The fabulous Nancy Holder took some time out of her busy writing to answer a few questions for us about writing for Buffy, Angel and the iconic Nancy Drew series.
I sold five novels before I ever sold a short story. There used to be a truism that you had to sell short stories before you “moved up” to novels. Thank goodness I didn’t listen to that! I’d still probably be trying to sell my first short story. The challenges of writing a short story are equal to a novel. Some people don’t bother with writing short stories because the pay is usually low compared to a novel, while they’re equally difficult to work on.
I’m writing a lot of young adult fiction including horror and dark fantasy, in addition to romance and paranormal romance. Almost everything I write has an element of the weird, although I did start out writing short contemporary romance for both adults and young adults, and I absolutely loved it. I’ve written short mysteries and science fiction as well.
Has any other genre caught your interest enough to want to write in?
I’d love to write and sell a screenplay or teleplay.
You’ve also written books for TV series, including Buffy and Angel, including the very first Buffy novel with Christopher Golden – how did that come about?
I had written a Highlander novel and a lot of horror. My friend Scott Ciencin told me that Random House was bidding on the rights to Buffy. I told Chris and asked him to write with me. RH didn’t get the rights–Simon and Schuster did–and we found out who the editor was and pitched her asap. We had a greenlight in less than forty-eight hours, and had to turn the book in in 3 1/2 weeks. The day we said yes was the day my fulltime babysitter quit. Talk about nervous.
What are the unexpected differences that you’ve found writing for a series compared to one of your novels?
When I’m writing for a series, I try to write “more of” rather than “more than.” I’m not there to break new ground. I’m there in service of the show–to portray it as close to how I see it on the screen as I can. That said, there’s a lot more freedom in writing for a well-established series because you can write a tragic story, then a caper, then a time-travel–whatever you’re allowed. When you’re writing your own thing, you don’t necessarily have that much flexibility. Some contemporary romance authors would love to write historicals, but their agents and editors discourage them because they’re already “branded.” THat doesn’t happen in tie-ins, although anything I write can be vetoed and to thrive as a tie-in writer, you have to say, “Okay, no problem,” and continue on doing the best you can.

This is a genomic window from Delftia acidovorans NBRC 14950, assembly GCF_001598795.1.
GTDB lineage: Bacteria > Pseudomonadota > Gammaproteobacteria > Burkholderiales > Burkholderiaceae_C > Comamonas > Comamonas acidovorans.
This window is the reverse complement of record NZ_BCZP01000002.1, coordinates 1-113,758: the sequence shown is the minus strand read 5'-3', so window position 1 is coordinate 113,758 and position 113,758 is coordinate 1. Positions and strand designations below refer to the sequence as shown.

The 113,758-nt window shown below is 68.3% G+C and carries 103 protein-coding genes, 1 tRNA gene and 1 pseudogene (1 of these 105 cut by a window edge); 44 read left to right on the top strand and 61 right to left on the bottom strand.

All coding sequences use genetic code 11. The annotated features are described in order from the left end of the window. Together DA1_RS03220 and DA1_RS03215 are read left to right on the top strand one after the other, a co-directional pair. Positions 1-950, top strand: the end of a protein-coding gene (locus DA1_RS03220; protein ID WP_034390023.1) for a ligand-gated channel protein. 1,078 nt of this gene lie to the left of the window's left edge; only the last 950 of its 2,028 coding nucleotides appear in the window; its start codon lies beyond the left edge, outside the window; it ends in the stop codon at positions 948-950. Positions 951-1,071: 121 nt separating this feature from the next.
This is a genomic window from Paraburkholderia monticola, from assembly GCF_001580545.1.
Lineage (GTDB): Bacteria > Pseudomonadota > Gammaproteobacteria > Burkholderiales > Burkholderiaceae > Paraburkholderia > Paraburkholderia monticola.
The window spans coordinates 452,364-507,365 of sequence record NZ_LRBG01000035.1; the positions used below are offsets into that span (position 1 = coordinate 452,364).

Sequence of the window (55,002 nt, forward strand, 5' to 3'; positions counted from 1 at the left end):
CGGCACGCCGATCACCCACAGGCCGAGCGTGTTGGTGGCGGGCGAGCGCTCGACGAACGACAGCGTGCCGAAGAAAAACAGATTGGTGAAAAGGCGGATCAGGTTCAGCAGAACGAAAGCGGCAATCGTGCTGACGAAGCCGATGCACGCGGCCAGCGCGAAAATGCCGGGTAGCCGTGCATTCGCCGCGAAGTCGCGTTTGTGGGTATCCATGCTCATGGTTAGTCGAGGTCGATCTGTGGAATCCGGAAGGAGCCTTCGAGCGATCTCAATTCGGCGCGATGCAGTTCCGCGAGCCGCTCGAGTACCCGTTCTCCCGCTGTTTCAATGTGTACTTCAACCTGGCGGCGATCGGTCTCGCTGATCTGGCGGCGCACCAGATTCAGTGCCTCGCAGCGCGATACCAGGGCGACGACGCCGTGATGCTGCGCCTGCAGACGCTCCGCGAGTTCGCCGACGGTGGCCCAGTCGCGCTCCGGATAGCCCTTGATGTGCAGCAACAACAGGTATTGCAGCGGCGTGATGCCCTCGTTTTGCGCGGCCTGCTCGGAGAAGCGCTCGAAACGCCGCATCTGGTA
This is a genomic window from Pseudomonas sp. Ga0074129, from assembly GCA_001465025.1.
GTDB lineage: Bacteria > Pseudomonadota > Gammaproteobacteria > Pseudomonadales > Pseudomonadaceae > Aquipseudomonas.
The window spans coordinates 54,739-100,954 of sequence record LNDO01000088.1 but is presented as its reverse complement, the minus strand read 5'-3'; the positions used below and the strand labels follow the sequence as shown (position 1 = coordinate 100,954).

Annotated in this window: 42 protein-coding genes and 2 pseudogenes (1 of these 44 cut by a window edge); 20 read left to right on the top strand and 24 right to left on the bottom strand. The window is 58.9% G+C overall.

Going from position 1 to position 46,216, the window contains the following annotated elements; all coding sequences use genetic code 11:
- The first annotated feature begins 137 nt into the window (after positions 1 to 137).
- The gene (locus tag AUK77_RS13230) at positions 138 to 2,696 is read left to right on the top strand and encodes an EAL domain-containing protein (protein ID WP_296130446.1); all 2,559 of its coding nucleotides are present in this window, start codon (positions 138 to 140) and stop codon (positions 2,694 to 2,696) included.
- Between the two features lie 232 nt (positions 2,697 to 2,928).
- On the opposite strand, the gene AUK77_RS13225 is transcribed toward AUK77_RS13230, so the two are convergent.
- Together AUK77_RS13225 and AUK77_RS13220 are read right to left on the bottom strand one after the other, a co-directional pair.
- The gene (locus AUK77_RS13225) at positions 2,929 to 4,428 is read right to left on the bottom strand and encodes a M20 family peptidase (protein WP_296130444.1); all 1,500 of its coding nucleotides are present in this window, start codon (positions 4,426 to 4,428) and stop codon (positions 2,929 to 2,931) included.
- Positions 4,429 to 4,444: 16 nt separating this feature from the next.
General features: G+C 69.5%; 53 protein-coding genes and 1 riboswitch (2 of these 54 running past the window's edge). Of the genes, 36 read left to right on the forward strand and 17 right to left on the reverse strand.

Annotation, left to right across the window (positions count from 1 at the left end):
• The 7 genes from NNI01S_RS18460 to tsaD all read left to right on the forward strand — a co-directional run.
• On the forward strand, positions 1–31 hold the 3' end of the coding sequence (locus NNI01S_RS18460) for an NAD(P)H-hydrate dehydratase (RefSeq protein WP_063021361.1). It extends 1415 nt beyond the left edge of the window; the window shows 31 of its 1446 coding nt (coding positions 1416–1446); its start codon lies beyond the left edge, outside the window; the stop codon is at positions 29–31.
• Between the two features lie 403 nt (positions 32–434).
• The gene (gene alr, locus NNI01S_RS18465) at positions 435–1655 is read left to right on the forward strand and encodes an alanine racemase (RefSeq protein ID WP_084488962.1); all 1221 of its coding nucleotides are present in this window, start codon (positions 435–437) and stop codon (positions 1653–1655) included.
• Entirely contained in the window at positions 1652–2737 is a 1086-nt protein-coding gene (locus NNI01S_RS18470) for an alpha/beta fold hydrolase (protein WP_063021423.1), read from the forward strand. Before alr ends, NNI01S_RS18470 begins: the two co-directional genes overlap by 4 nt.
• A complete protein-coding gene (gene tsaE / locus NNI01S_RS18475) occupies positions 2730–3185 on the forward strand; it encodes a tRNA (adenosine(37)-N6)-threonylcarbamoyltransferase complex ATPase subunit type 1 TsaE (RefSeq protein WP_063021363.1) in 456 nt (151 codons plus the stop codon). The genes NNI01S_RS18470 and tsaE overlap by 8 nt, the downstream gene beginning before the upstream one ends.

And then to go on to teach a course about it at university – I think that would have gone to the top of my class list had my media course included anything similar! What was the general reception to the course from students, and perhaps generally? What were some of the unexpected reactions that you had to the course?
I’ve taught a number of classes at university–a culture investigation of Buffy the Vampire Slayer; short fiction; horror fiction; irrealism, etc. My undergraduate students were inquistive and a little shy about confessing that they wanted to sell something. I now teach in the Stonecoast MFA in creative writing program offered through the University of Southern Maine. My students are clearer about wanting to have careers, and working toward that end. I really enjoy teaching. At various stages of my life, I’ve started grad school to become a speech therapist and a special education teacher. I’ve taught all kinds of classes to kids and I find it very rewarding.
I recently found out that you also wrote a novel for the Nancy Drew series, one of my favorite books growing up – perhaps this might be too general, but what was it like stepping into write something for such an iconic, well known character?
I was absolutely thrilled to become a Carolyn Keene. I have a little Nancy Drew bracelet I bought for myself and I wear it with great pride. Writing Nancy Drew was definitely one of the highlights of my career.
Is there any other character/book series you would like to write for like that?
It’s more like shows or movies I’d like to write books for. I just queried about the EVIL DEAD reboot. I was thrilled to write for SAVING GRACE and, recently, TEEN WOLF. Buffy and Angel, of course!
You’ve co-authored the Wicked series with Debbie Viguie, and then had the book optioned to be made into a movie – how is that progressing? Will you have any input into the movie? Have you and Debbie ever discussed who would be your dream cast for the movie?
The option has expired, but could be renewed. After all, Wicked went out of print years before it resurfaced and hit the New York Times list! Debbie and I have worked and reworked our dream cast many times. Jensen Ackles, Zoe Saldana, Molly Quinn. Lots of folks!
You have written many titles with co-authors, something that you obviously enjoy. But, is there anything about co-authoring a title with someone that you found difficult to adjust to?
I love working with someone else, but in the early days it was difficult to achieve that “one voice” rather there her/his bits and my bits. With Debbie we do it very well, and we really enjoy each other’s company.
Can you tell our readers a little bit about your contribution to ‘Dear Bully’? How have your experiences as a child/teenager with bullying influenced your writing through your career?
I wrote about being a very popular–the “good” popular–girl, who still became a bully. I was so nice–class president, yearbook editor, etc., and yet I succumbed to hurting people’s feelings on purpose,sometimes to get a reaction, other times to be cool. It has actually helped my writing a lot, because people are not all good or all bad. They’re complicated. And I know this from firsthand experience.
Thank you, Nancy!